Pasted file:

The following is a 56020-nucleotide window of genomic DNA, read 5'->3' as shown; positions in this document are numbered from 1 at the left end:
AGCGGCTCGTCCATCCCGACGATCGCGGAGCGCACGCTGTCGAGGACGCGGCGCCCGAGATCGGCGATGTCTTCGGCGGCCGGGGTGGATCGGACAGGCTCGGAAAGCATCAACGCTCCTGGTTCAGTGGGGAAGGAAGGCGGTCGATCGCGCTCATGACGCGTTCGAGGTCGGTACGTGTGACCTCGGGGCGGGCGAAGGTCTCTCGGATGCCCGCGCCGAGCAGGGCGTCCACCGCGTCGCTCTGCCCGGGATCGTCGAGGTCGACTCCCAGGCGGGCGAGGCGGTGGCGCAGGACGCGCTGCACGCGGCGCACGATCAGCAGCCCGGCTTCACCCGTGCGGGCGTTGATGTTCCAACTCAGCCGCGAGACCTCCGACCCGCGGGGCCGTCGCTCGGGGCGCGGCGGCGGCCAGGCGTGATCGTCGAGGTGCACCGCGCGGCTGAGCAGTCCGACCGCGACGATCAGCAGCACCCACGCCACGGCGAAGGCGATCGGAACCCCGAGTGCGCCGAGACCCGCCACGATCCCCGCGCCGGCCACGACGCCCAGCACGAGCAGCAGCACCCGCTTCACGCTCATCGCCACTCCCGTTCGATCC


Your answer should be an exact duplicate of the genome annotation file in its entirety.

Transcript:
The following is a 56020-nucleotide window of genomic DNA, read 5'->3' as shown; positions in this document are numbered from 1 at the left end:
AGCGGCTCGTCCATCCCGACGATCGCGGAGCGCACGCTGTCGAGGACGCGGCGCCCGAGATCGGCGATGTCTTCGGCGGCCGGGGTGGATCGGACAGGCTCGGAAAGCATCAACGCTCCTGGTTCAGTGGGGAAGGAAGGCGGTCGATCGCGCTCATGACGCGTTCGAGGTCGGTACGTGTGACCTCGGGGCGGGCGAAGGTCTCTCGGATGCCCGCGCCGAGCAGGGCGTCCACCGCGTCGCTCTGCCCGGGATCGTCGAGGTCGACTCCCAGGCGGGCGAGGCGGTGGCGCAGGACGCGCTGCACGCGGCGCACGATCAGCAGCCCGGCTTCACCCGTGCGGGCGTTGATGTTCCAACTCAGCCGCGAGACCTCCGACCCGCGGGGCCGTCGCTCGGGGCGCGGCGGCGGCCAGGCGTGATCGTCGAGGTGCACCGCGCGGCTGAGCAGTCCGACCGCGACGATCAGCAGCACCCACGCCACGGCGAAGGCGATCGGAACCCCGAGTGCGCCGAGACCCGCCACGATCCCCGCGCCGGCCACGACGCCCAGCACGAGCAGCAGCACCCGCTTCACGCTCATCGCCACTCCCGTTCGATCC